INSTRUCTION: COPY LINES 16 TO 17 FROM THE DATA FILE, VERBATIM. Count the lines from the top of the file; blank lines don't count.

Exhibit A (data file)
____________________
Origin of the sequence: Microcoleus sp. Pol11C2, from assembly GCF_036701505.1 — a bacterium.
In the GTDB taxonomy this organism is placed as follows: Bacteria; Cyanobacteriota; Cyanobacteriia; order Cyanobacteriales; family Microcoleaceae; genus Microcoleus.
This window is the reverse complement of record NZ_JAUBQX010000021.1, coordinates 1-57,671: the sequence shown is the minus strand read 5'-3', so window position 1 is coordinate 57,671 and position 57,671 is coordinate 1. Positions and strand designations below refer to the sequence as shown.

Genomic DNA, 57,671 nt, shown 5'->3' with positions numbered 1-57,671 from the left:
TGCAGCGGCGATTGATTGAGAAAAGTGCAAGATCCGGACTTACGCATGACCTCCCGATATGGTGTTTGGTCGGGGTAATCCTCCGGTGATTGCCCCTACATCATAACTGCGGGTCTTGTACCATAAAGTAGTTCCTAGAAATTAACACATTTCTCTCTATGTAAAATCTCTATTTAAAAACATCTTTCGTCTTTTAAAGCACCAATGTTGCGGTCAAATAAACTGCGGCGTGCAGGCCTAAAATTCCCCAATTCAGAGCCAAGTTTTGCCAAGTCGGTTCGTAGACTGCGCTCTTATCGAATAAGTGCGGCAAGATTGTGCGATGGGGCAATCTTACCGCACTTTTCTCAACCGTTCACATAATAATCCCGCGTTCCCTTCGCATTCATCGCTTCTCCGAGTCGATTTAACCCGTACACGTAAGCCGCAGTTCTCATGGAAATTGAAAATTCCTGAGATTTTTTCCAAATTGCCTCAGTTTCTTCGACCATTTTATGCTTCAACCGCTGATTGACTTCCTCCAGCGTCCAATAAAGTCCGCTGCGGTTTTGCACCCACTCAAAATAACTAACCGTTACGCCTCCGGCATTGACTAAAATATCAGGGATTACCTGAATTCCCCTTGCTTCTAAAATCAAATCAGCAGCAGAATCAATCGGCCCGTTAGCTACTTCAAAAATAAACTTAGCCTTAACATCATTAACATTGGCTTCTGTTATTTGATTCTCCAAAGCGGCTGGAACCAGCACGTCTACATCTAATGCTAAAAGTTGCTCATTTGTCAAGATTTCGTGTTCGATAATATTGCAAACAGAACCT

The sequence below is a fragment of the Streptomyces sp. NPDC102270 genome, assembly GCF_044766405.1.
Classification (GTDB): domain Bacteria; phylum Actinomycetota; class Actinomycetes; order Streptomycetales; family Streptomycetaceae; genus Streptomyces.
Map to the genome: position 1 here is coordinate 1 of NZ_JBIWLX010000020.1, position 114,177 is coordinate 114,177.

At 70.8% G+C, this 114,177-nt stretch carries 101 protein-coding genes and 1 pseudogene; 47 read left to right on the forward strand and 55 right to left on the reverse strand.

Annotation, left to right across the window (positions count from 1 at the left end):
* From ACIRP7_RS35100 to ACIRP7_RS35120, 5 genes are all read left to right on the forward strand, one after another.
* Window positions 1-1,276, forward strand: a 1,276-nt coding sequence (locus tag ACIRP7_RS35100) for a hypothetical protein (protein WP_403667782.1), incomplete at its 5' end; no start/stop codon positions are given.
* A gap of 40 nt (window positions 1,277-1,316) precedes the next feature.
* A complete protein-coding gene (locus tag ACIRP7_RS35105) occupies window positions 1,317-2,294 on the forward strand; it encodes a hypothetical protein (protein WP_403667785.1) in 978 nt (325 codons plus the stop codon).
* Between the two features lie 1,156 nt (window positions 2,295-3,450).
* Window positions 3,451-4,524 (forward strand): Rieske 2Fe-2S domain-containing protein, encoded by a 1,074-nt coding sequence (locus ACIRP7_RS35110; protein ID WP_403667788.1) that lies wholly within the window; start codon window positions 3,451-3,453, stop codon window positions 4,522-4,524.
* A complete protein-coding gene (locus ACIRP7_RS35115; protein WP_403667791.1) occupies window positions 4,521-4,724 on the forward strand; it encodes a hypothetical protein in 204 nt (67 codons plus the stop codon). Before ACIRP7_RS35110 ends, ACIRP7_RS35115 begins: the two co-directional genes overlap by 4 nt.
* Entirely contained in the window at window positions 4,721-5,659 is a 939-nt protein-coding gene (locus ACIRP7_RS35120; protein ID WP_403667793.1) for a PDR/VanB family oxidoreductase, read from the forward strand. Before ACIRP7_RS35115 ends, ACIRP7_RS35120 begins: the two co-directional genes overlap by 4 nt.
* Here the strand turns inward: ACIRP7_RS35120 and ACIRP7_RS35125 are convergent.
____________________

* Window positions 3,451-4,524 (forward strand): Rieske 2Fe-2S domain-containing protein, encoded by a 1,074-nt coding sequence (locus ACIRP7_RS35110; protein ID WP_403667788.1) that lies wholly within the window; start codon window positions 3,451-3,453, stop codon window positions 4,522-4,524.
* A complete protein-coding gene (locus ACIRP7_RS35115; protein WP_403667791.1) occupies window positions 4,521-4,724 on the forward strand; it encodes a hypothetical protein in 204 nt (67 codons plus the stop codon). Before ACIRP7_RS35110 ends, ACIRP7_RS35115 begins: the two co-directional genes overlap by 4 nt.